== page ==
Saturday, December 10, 2016

Did you expect something different?

I'm not sure why liberals think that increasing the cost of labor will not reduce the demand for labor, but, apparently, they don't. Instead, they keep pushing for increases in the federally mandated minimum wage. Naturally, since liberals tend to view things through the urban prism they live in, they fail to consider that maybe, just maybe, the minimum wage mandated for New York City should not be the same as the minimum wage in Wheeling, West Virginia. After all, the true minimum wage is zero. When it is no longer worth a business owner's while to hire an employee at the mandated rate, that would-be employee will not be hired:
As the labor union-backed Fight for $15 begins yet another nationwide strike on November 29, I have a simple message for the protest organizers and the reporters covering them: I told you so.
It brings me no joy to write these words. The push for a $15 starter wage has negatively impacted the career prospects of employees who were just getting started in the workforce while extinguishing the businesses that employed them. I wish it were not so. But it’s important to document these consequences, lest policymakers elsewhere decide that the $15 movement is worth embracing.
The article in Forbes quoted above is an op-ed by a former president CEO of McDonald's, a guy intimately familiar with the economics of the minimum wage. He isn't predicting the future, either. The things he talks about are already happening:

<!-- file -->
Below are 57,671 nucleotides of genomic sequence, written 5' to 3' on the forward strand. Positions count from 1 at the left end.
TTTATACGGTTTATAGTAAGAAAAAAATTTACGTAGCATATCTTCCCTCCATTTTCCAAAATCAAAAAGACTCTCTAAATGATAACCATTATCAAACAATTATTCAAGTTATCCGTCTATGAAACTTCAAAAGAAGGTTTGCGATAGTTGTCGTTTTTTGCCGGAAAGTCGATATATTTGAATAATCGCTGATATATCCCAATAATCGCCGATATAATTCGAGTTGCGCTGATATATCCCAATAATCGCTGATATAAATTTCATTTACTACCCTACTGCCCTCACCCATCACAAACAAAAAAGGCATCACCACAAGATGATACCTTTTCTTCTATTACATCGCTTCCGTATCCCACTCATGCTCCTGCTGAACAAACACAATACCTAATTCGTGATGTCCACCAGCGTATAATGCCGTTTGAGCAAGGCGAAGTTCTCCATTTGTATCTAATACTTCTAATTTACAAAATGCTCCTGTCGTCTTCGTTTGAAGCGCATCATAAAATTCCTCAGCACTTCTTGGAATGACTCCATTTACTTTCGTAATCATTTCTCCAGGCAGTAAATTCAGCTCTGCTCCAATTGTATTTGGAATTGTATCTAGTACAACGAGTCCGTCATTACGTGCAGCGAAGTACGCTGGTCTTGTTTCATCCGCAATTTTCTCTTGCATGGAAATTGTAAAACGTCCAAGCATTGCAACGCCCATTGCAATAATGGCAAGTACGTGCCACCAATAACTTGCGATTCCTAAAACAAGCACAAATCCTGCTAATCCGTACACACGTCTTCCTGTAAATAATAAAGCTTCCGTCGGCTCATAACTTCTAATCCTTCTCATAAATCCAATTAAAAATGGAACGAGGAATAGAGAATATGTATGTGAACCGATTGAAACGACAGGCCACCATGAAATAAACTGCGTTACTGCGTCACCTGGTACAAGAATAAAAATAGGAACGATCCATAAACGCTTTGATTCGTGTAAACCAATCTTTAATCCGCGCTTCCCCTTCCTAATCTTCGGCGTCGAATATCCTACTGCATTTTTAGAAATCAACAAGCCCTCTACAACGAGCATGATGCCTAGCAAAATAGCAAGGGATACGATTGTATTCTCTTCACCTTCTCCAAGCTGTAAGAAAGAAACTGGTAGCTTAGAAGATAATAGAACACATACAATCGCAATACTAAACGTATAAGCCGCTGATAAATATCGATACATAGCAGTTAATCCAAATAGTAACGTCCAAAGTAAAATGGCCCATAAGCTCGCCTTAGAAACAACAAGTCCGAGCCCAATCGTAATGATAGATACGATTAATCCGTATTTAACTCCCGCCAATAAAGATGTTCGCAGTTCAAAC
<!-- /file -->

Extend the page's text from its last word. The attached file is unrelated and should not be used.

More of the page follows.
Let’s start with automation. In 2013, when the Fight for $15 was still in its growth stage, I and others warned that union demands for a much higher minimum wage would force businesses with small profit margins to replace full-service employees with costly investments in self-service alternatives. At the time, labor groups accused business owners of crying wolf. It turns out the wolf was real.
Earlier this month, McDonald’s announced the nationwide roll-out of touchscreen self-service kiosks. In a video the company released to showcase the new customer experience, it’s striking to see employees who once would have managed a cash register now reduced to monitoring a customer’s choices at an iPad-style kiosk.
Jobs at the entry level will go away, replaced by automation, robots and anything else that costs less over the long term than unskilled labor.

But wait! you cry. Many small businesses cannot afford to automate and so will still hire unskilled labor at the minimum wage, you might say. Um, maybe not:
Of course, not all businesses have the capital necessary to shift from full-service to self-service. And that brings me to my next correct prediction—that a $15 minimum wage would force many small businesses to lay off staff, seek less-costly locations, or close altogether.
The author goes on to cite a few examples, noting that as such wage policies go nationwide, the examples will proliferate. Read the whole thing. 

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